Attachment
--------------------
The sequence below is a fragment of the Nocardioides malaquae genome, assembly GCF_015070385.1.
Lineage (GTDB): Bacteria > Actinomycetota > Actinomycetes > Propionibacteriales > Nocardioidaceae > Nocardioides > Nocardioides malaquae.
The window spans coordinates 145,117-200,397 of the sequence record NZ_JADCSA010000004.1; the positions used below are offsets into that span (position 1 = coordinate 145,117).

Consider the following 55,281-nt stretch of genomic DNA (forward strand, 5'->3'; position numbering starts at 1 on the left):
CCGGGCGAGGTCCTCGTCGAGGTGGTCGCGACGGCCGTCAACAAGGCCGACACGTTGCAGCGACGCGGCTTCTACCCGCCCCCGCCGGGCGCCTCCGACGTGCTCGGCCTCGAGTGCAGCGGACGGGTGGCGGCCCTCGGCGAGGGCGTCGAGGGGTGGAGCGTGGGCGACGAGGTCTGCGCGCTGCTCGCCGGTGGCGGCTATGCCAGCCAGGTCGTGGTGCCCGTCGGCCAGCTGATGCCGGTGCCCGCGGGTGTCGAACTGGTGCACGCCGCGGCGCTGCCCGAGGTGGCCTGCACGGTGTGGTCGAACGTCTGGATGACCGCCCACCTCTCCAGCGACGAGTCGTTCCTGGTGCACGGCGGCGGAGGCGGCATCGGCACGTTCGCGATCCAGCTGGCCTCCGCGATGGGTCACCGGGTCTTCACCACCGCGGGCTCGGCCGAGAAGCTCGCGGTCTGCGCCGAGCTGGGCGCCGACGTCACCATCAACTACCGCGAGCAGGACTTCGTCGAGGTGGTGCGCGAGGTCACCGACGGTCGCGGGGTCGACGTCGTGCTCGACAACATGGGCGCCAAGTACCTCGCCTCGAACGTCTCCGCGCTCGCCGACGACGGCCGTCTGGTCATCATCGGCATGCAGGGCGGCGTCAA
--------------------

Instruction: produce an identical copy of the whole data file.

The sequence below is a fragment of the Nocardioides malaquae genome, assembly GCF_015070385.1.
Lineage (GTDB): Bacteria > Actinomycetota > Actinomycetes > Propionibacteriales > Nocardioidaceae > Nocardioides > Nocardioides malaquae.
The window spans coordinates 145,117-200,397 of the sequence record NZ_JADCSA010000004.1; the positions used below are offsets into that span (position 1 = coordinate 145,117).

Consider the following 55,281-nt stretch of genomic DNA (forward strand, 5'->3'; position numbering starts at 1 on the left):
CCGGGCGAGGTCCTCGTCGAGGTGGTCGCGACGGCCGTCAACAAGGCCGACACGTTGCAGCGACGCGGCTTCTACCCGCCCCCGCCGGGCGCCTCCGACGTGCTCGGCCTCGAGTGCAGCGGACGGGTGGCGGCCCTCGGCGAGGGCGTCGAGGGGTGGAGCGTGGGCGACGAGGTCTGCGCGCTGCTCGCCGGTGGCGGCTATGCCAGCCAGGTCGTGGTGCCCGTCGGCCAGCTGATGCCGGTGCCCGCGGGTGTCGAACTGGTGCACGCCGCGGCGCTGCCCGAGGTGGCCTGCACGGTGTGGTCGAACGTCTGGATGACCGCCCACCTCTCCAGCGACGAGTCGTTCCTGGTGCACGGCGGCGGAGGCGGCATCGGCACGTTCGCGATCCAGCTGGCCTCCGCGATGGGTCACCGGGTCTTCACCACCGCGGGCTCGGCCGAGAAGCTCGCGGTCTGCGCCGAGCTGGGCGCCGACGTCACCATCAACTACCGCGAGCAGGACTTCGTCGAGGTGGTGCGCGAGGTCACCGACGGTCGCGGGGTCGACGTCGTGCTCGACAACATGGGCGCCAAGTACCTCGCCTCGAACGTCTCCGCGCTCGCCGACGACGGCCGTCTGGTCATCATCGGCATGCAGGGCGGCGTCAA